cannot contain my excitement for the London Film Festival
Yesterday morning I attended the press launch of the upcoming 57th BFI London Film Festival, happening from October 9th through October 20th. There really was no compelling reason to be there, certainly not at the crack of 9:30am — which is too early for a nightowl like me to up and about and functioning — especially since I could have stayed home and gotten all the same information that was announced at the launch in my pajamas: the program was released online virtually simultaneously.
But being there was a nice way to mark the beginning of a season that has become one of the highlights of living in London for me. I loved the Christmas-morning feel of seeing the program being unwrapped before our eyes. We already knew that Tom Hanks had snagged the unusual distinction of starring in both the opening- and closing-night films, already announced as, respectively, Paul Greengrass’s Captain Phillips, starring Hanks in a true story about the hijacking of an American container ship by Somali pirates, and John Lee Hancock’s Saving Mr. Banks, about the making of Mary Poppins (Hanks stars as Walt Disney, with Emma Thompson as author P.L. Travers). And we knew that Stephen Frears’s Philomena, starring Judi Dench and Steve Coogan, would also be a centerpiece film. But that’s like knowing before Christmas that you’re definitely getting the bike you asked for. There’s still all the other stuff wrapped up under the tree.
There’s the prezzies you wished for and were at the top of your list that you’re delighted to find; for me, these movies were 12 Years a Slave, Gravity, and Inside Llewyn Davis, all of which I had my fingers crossed for and got. Hoorah!
There are the prezzies you didn’t even know you wanted: I hadn’t previously been aware of Labor Day, from Jason Reitman and starring Kate Winslet and Josh Brolin; or Invisible Woman, from director (and star) Ralph Fiennes about Charles Dickens (he plays the author); or Jim Jarmusch’s new film, Only Lovers Left Alive, starring Tom Hiddleston and Tilda Swinton; or Alex Gibney’s new documentary, The Armstrong Lie, about Lance Armstrong; or Kelly Reichhardt’s Night Moves, a thriller about ecoterrorists starring Jesse Eisenberg and Dakota Fanning. But now I cannot wait to see them.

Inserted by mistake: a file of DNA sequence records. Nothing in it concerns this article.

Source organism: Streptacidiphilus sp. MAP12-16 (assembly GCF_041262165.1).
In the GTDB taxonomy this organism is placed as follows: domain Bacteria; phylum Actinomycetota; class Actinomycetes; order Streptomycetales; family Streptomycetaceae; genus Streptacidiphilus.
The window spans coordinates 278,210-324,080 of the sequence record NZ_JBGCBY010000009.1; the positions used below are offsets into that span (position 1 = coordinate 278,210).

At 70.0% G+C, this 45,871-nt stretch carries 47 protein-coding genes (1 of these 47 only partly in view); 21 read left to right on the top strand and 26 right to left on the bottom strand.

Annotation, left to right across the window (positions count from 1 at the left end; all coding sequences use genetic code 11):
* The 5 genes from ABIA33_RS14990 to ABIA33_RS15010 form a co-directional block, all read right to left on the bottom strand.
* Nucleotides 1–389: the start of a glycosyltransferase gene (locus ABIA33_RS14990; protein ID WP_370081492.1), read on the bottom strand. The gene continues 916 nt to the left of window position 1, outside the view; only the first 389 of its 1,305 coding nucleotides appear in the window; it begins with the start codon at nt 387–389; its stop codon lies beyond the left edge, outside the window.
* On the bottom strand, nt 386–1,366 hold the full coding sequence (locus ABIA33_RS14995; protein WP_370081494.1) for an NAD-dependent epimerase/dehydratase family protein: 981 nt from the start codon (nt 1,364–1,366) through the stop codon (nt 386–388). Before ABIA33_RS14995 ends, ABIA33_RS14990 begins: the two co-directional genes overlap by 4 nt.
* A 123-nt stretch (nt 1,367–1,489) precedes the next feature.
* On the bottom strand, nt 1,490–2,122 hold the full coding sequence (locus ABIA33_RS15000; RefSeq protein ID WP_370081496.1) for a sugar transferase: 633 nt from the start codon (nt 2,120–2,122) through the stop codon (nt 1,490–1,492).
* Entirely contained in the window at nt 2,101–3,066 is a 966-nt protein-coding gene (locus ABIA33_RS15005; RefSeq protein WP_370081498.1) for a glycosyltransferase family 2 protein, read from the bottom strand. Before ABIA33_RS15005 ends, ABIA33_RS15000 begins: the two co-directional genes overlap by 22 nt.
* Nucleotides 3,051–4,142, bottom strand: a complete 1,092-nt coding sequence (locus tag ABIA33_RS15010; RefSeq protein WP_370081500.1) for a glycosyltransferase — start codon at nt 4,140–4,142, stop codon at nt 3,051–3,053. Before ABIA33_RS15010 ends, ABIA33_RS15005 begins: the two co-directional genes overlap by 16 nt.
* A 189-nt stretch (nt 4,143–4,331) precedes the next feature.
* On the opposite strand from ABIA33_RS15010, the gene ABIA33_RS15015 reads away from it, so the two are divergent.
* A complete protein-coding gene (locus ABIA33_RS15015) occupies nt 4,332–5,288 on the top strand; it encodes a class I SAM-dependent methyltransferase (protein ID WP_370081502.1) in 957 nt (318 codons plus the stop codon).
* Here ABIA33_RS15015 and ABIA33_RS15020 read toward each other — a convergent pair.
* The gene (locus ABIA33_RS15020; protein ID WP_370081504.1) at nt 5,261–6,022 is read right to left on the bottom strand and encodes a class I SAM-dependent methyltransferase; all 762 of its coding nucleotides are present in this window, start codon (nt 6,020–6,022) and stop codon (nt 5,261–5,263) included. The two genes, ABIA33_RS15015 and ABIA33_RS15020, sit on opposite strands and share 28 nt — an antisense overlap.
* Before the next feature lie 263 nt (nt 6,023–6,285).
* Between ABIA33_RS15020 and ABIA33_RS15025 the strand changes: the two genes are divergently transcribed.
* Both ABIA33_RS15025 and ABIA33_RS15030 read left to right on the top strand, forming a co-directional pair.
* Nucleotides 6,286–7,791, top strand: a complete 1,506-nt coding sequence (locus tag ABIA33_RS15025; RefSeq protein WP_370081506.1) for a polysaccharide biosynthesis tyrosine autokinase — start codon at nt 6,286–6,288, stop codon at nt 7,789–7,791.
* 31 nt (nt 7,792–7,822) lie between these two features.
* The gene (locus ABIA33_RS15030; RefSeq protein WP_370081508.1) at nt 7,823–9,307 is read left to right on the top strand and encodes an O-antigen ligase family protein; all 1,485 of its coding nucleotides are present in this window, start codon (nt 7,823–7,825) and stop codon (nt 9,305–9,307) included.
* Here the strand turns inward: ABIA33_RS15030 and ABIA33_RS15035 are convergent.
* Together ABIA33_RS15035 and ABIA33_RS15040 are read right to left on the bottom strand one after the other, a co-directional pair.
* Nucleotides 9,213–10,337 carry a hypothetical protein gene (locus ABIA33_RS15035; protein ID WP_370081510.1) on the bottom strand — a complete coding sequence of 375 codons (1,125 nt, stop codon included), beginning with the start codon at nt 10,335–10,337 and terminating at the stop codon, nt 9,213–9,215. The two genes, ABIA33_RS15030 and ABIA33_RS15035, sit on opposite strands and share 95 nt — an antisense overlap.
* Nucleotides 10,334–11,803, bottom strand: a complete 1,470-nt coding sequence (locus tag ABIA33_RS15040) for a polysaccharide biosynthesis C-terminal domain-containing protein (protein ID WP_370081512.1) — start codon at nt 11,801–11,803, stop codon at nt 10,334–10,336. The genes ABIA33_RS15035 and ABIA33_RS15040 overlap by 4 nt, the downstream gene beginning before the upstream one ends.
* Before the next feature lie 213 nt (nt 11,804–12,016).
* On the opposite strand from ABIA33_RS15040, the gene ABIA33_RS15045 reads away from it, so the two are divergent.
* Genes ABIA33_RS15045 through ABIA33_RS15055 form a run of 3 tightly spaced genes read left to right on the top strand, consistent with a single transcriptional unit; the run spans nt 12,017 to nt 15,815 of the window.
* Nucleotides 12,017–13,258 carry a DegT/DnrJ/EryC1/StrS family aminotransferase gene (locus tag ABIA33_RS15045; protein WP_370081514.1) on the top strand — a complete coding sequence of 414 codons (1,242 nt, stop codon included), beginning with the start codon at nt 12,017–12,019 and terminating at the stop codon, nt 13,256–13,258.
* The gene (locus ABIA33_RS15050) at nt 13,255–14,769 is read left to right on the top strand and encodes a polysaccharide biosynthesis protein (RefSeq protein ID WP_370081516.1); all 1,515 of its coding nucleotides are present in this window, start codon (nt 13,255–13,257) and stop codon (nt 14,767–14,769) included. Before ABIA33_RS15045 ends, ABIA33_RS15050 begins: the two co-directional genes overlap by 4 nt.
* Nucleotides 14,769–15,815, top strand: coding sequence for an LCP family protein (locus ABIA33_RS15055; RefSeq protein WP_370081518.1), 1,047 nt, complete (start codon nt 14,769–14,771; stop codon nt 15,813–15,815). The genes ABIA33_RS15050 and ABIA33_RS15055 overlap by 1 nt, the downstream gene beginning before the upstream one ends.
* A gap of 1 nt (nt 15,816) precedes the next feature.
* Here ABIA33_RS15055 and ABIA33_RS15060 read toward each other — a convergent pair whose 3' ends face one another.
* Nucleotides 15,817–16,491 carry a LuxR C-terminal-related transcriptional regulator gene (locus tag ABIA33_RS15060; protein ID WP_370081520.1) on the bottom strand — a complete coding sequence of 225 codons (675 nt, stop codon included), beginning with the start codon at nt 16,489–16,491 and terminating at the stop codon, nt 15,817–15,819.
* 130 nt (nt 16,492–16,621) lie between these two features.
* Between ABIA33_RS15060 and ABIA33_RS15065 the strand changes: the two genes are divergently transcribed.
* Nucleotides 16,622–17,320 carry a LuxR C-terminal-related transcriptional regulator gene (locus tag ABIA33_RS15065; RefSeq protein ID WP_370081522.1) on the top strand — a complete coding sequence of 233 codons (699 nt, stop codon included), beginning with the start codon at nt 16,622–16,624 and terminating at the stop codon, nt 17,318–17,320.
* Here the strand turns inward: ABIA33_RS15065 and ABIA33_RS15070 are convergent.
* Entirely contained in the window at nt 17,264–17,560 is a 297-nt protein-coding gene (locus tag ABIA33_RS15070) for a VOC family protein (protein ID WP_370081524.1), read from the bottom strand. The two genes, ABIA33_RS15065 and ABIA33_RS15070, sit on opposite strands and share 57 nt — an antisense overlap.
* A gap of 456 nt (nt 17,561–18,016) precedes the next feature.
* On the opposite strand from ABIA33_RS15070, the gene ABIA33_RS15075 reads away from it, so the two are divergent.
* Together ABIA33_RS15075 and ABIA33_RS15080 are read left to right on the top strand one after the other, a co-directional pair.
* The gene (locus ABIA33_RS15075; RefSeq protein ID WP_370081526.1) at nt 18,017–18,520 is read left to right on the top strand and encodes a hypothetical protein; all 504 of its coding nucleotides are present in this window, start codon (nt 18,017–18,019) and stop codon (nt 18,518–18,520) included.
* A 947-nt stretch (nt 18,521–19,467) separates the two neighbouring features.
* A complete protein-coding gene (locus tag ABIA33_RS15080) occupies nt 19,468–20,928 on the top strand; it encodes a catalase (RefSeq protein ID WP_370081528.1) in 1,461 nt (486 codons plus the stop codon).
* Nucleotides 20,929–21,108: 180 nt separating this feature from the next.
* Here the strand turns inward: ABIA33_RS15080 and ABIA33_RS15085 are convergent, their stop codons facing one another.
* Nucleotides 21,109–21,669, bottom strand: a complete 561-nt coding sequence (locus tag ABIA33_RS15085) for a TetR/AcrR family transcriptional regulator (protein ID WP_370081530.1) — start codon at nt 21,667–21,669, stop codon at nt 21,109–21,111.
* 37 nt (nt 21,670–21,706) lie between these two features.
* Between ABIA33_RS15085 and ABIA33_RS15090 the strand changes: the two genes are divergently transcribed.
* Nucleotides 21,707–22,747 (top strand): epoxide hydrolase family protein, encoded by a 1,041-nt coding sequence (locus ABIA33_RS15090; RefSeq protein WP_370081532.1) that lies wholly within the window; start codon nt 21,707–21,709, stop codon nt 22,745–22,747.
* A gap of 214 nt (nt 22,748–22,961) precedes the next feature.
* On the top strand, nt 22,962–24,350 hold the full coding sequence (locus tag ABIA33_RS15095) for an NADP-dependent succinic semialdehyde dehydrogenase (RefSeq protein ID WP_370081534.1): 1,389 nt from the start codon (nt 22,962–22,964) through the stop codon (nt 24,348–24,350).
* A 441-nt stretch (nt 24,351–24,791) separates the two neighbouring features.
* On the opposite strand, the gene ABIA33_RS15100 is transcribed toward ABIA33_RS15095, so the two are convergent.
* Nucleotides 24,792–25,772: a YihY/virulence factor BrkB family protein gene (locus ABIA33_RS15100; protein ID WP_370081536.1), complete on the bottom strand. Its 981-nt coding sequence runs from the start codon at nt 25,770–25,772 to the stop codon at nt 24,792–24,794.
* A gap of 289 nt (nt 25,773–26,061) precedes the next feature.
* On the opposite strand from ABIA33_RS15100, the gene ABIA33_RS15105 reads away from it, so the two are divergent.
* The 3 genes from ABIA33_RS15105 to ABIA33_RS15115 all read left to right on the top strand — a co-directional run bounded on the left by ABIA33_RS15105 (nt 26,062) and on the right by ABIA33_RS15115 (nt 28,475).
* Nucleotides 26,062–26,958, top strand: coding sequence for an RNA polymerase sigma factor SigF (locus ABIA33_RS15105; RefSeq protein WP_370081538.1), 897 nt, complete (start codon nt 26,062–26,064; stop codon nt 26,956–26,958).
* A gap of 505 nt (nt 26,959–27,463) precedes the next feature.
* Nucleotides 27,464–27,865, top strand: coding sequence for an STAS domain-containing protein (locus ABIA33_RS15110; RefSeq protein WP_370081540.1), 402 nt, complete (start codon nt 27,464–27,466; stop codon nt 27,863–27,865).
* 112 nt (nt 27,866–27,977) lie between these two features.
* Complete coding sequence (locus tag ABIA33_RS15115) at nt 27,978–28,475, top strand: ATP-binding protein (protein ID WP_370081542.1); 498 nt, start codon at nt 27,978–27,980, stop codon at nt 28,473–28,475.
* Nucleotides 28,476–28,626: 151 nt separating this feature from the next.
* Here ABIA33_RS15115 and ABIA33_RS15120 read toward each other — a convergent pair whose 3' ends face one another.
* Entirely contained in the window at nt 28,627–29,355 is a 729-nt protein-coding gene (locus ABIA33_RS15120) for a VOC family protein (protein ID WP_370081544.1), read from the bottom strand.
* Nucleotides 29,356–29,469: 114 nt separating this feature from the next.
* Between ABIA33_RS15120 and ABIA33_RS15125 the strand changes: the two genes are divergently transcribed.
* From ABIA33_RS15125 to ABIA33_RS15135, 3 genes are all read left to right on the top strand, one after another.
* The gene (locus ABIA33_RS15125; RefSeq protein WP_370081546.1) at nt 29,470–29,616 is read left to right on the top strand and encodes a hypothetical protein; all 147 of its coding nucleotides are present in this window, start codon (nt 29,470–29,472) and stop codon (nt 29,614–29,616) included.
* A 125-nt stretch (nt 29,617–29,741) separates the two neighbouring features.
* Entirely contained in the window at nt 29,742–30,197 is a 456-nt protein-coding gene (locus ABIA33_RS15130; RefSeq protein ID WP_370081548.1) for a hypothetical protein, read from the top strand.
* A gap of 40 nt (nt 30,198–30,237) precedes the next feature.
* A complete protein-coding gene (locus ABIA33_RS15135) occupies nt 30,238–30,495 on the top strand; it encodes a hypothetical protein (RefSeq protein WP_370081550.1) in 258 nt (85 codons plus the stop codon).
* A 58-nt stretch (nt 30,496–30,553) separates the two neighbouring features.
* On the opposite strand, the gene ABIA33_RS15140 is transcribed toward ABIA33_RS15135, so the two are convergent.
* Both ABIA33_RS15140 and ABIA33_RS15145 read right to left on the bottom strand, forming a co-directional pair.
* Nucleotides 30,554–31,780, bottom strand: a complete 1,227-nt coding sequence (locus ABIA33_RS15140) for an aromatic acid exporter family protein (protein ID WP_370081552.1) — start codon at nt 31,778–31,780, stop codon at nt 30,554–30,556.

There are prezzies I hadn’t though to include on my list and got anyway: Blue Is the Warmest Color, the Cannes hit; Joseph Gordon-Levitt’s directorial debut, Don Jon; Alexander Payne’s new movie, Nebraska; Parkland, about the JFK assassination, with Paul Giamatti as Abraham Zapruder; Under the Skin, in which Scarlett Johansson plays a predatory alien on Earth; Nicole Holofcener’s Enough Said; All Is Lost, in which Robert Redford is stranded at sea.
There are prezzies I had no idea I wanted: a thriller from Australia about the Aborginial experience called Mystery Road; Lukas Moodysson’s We Are the Best!, about an all-girl punk band in 1980s Stockholm (the trailer we saw for this was hilarious).
The presentation gave us only the highlights of the program. After the presentation, as we were leaving, we picked up the brochure for this year’s festival: 106 pages of movies movies movies movies. And in here I discovered even more gifts: Tracks, in which Mia Wasikowska has an Outback adventure; director (and star) James Franco’s adaptation of Faulkner, As I Lay Dying; Jill Soloway’s Afternoon Delight; Terry Gilliam’s The Zero Theorem; Short Term 12, which all my critic friends in the U.S. have been raving about.
Actually, my Christmas-morning metaphor isn’t quite right. I have not yet been handed any of these presents yet: I got only IOUs for them. The actual movies are still be unwrapped.
The anticipating is driving me crazy.
I’m hyperventilating from the overwhelming movie awesomeness.
LFF will screen a total of 234 feature films, both narrative and documentary. Last year, I managed to see only 37 films at the festival (and I didn’t review anywhere near all of them). I want to be able to do more this year — see more films and write about more of them — but I don’t know if that’s going to be physically possible.
If last year’s schedule holds true this year, press screenings will probably begin on September 23rd. I’ll see what I can do. Maybe I can get my hands on one of Hermione Granger’s time turners…
The full festival program is here.
Tickets go on sale September 12th to BFI members, and September 20th to the public.